The samples investigated were taken during the expedition on board the JOIDES Resolution and kept frozen until analysis. Because the sampling was done on board, no detailed sampling strategy was applied. Sample information is given in Table T1.
Sediment samples were lyophilized and finely ground in an agate mortar and subsequently serially extracted ultrasonically using three 40-mL aliquots of methanol (MeOH), three 40-mL aliquots of dichloromethane (DCM):MeOH (1:1, v/v), and three 40-mL aliquots of DCM, each for 5 min. For each sample, the extracts were combined and concentrated with a rotary evaporator at 35°C. Salts were removed by washing with double-distilled H2O in a separatory funnel and extraction of the lipids with three aliquots of DCM. For total lipid analysis, known aliquots of the extracts with an added amount of standard (2,3-dimethyl-5-1´,1´-d2-hexadecyl-thiophene) were methylated with diazomethane after drying with anhydrous Na2SO4. Before silylation with bis(trimethyl-silyl)trifluoro-acetamide in pyridine (1 hr at 60°C), very polar compounds were removed on a silica gel column eluted with ethyl acetate. Before fractionation, extracts were mixed with known amounts of thiophene and chroman standards and separated on a 4-cm column packed with activated Al2O3. Apolar fractions were collected by elution with four column volumes of hexane:DCM (9:1, v/v) and polar fractions by stripping the column with MeOH:DCM (1:1, v/v).
One sample, 175-1084A-12H-6, 140-143 cm, was further separated by thin-layer chromatography (TLC). The plate was developed with diisopropylether:acetic acid (96:4, v/v) to 75% of the height of the plate and redeveloped with petroleum ether 40-60:ether:acetic acid (89:10:1, v/v) (Skipski et al., 1965). Eight fractions were scraped off the TLC plate and ultrasonically extracted using three aliquots of hexane for TLC fractions 1 and 2 and three aliquots of ethyl acetate for other fractions. Fractions were cleaned on a small column filled with nonactivated alumina by elution with hexane:DCM (9:1, v/v) and subsequently methylated and silylated before analyses. The polar fraction of Sample 175-1084A-12H-6, 140-143 cm, was desulfurized with Raney nickel (Sinninghe Damsté et al., 1988) followed by hydrogenation.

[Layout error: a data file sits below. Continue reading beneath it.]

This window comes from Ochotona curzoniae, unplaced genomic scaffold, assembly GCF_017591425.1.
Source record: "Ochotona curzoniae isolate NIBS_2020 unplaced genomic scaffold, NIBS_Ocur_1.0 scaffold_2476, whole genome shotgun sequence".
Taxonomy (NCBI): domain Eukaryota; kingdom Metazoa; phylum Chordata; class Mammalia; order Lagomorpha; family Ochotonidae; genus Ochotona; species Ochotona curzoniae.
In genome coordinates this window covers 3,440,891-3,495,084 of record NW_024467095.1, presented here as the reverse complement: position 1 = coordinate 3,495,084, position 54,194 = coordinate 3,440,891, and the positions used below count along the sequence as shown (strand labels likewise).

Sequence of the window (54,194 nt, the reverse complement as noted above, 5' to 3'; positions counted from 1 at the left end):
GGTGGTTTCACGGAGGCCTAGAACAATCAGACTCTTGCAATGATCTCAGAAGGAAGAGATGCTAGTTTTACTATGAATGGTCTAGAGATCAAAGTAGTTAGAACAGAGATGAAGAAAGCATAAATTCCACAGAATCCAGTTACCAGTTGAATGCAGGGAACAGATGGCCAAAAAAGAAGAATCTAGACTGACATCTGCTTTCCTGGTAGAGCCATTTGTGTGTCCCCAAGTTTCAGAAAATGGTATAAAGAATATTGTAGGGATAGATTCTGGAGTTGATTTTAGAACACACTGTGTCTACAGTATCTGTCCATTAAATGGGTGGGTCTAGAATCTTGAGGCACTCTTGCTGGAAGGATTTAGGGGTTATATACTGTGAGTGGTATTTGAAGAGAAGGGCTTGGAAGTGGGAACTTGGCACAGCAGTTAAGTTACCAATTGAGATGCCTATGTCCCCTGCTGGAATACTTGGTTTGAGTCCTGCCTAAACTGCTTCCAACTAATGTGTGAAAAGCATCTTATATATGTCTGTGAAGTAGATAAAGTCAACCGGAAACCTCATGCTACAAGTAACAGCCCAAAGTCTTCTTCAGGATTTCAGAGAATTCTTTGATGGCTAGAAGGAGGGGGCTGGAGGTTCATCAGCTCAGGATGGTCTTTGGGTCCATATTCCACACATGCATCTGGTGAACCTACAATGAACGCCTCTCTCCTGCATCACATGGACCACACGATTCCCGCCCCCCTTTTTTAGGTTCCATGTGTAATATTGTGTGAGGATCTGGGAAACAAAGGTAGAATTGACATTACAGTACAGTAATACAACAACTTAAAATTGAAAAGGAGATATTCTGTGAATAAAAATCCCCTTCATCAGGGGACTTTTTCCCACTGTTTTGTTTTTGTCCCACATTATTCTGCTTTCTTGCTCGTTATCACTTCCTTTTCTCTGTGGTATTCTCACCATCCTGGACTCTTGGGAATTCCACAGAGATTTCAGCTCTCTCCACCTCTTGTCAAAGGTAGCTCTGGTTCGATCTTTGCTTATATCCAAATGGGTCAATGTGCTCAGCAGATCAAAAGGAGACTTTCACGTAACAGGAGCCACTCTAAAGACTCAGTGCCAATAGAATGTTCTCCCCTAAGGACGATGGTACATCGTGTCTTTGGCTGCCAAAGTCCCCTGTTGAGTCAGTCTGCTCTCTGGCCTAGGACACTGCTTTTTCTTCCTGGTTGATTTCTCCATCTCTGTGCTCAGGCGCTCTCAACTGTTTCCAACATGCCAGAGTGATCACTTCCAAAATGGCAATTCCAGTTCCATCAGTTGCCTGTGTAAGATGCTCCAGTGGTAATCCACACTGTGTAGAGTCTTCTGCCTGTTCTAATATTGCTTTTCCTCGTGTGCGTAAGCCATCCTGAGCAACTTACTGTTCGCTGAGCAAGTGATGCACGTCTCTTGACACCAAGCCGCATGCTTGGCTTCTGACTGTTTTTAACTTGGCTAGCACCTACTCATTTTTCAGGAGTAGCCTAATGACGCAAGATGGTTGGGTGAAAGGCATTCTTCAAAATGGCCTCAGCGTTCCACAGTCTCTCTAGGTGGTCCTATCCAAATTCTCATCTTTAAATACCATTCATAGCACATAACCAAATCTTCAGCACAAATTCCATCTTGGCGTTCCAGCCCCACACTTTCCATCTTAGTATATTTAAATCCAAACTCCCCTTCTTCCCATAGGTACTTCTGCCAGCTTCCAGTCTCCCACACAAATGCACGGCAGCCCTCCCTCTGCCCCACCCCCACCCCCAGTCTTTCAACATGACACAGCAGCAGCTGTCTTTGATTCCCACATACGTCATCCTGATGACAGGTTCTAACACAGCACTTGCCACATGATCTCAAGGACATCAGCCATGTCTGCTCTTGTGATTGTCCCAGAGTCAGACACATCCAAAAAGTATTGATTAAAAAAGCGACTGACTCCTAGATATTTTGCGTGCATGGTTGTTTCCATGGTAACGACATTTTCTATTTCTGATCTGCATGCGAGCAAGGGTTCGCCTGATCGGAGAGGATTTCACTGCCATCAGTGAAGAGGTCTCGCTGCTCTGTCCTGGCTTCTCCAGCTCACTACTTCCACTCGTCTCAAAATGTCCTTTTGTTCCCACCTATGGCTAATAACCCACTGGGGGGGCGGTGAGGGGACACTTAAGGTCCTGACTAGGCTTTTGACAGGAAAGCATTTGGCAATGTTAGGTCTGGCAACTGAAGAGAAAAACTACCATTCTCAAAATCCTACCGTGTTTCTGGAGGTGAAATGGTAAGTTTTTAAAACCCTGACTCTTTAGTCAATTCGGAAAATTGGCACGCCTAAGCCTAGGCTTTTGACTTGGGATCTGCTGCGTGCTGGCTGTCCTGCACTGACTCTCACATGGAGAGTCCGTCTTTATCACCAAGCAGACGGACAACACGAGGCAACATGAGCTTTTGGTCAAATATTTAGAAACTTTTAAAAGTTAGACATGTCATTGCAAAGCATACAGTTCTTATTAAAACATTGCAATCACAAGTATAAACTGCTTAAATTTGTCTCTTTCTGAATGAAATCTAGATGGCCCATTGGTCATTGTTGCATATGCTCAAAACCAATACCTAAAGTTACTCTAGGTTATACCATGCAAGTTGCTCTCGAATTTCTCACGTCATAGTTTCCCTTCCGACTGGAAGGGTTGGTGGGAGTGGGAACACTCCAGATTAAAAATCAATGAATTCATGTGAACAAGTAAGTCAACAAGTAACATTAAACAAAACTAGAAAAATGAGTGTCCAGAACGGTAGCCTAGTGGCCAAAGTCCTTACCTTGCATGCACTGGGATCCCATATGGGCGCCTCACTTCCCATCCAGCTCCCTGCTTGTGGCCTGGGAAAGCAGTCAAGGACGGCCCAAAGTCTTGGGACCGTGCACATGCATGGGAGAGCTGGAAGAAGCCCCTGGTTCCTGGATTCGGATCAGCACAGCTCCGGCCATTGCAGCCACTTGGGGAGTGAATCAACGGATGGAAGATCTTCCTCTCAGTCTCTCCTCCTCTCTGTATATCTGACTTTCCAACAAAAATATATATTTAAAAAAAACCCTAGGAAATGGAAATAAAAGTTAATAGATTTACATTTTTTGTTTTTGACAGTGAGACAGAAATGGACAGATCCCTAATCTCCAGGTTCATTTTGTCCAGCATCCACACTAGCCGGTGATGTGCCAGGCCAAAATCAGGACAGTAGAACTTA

Gas chromatography (GC) was performed on a Hewlett Packard 5890 series II chromatograph equipped with an on-column injector and fitted with a fused silica capillary column (25 m × 0.32 mm) coated with CP Sil 5 (film thickness = 0.12 µm). Helium was used as the carrier gas, and the oven was programmed from 70°C to 130°C at 20°C/min, followed by 4°C/min to 320°C (10 min hold time). Effluents were detected using a flame ionization detector (FID). GC-mass spectrometry (GC-MS) was performed using the same type of gas chromatograph with the same conditions described above. The chromatographic column was directly inserted into the electron impact ion source of a VG Autospec Ultima mass spectrometer operated with an ionization energy of 70 eV and scanned over a mass range of m/z 50-800 with a cycle time of 1.8 s. Compound identifications are based on comparison of relative GC retention times and mass spectra with those in the literature. Quantification of long-chain alkenones, alkyldiols, and biphytanediols was performed by integration of their peak areas and those of internal standards in FID chromatograms. Data were acquired and integrated using Atlas analytical software. Other biomarkers were quantified using characteristic fragment ion abundances in mass chromatograms. Resulting abundance values were converted to concentrations by compound-specific correction factors determined in samples in which these compounds could be identified in FID traces. The relative precision of the entire analytical procedure, based on duplicate sediment extractions, was between 10% and 15%. Concentrations are calculated in micrograms per gram of total organic carbon (TOC). TOC contents were measured after decalcification of samples on a Carlo Erba NA-1500 elemental analyzer using flash combustion at 1050°C. Standard deviations of duplicate measurements were better than 0.3%.